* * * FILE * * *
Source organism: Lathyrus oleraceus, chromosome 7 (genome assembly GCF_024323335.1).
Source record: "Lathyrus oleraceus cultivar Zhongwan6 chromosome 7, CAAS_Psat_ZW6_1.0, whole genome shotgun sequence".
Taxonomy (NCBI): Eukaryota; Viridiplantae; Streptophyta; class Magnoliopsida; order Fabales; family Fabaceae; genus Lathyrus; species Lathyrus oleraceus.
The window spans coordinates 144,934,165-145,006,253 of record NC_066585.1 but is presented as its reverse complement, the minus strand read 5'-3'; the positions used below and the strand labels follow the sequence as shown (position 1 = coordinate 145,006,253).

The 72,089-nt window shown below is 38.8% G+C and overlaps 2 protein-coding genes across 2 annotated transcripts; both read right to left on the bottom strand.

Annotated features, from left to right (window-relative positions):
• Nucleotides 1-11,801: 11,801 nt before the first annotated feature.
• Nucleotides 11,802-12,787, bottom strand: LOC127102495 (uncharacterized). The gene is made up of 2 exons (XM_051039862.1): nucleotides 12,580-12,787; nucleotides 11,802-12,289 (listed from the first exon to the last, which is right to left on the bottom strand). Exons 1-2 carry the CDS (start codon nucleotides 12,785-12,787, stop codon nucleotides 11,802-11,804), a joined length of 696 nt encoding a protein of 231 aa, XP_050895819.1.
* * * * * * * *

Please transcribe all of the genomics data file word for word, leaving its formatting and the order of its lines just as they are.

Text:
Source organism: Lathyrus oleraceus, chromosome 7 (genome assembly GCF_024323335.1).
Source record: "Lathyrus oleraceus cultivar Zhongwan6 chromosome 7, CAAS_Psat_ZW6_1.0, whole genome shotgun sequence".
Taxonomy (NCBI): Eukaryota; Viridiplantae; Streptophyta; class Magnoliopsida; order Fabales; family Fabaceae; genus Lathyrus; species Lathyrus oleraceus.
The window spans coordinates 144,934,165-145,006,253 of record NC_066585.1 but is presented as its reverse complement, the minus strand read 5'-3'; the positions used below and the strand labels follow the sequence as shown (position 1 = coordinate 145,006,253).

The 72,089-nt window shown below is 38.8% G+C and overlaps 2 protein-coding genes across 2 annotated transcripts; both read right to left on the bottom strand.

Annotated features, from left to right (window-relative positions):
• Nucleotides 1-11,801: 11,801 nt before the first annotated feature.
• Nucleotides 11,802-12,787, bottom strand: LOC127102495 (uncharacterized). The gene is made up of 2 exons (XM_051039862.1): nucleotides 12,580-12,787; nucleotides 11,802-12,289 (listed from the first exon to the last, which is right to left on the bottom strand). Exons 1-2 carry the CDS (start codon nucleotides 12,785-12,787, stop codon nucleotides 11,802-11,804), a joined length of 696 nt encoding a protein of 231 aa, XP_050895819.1.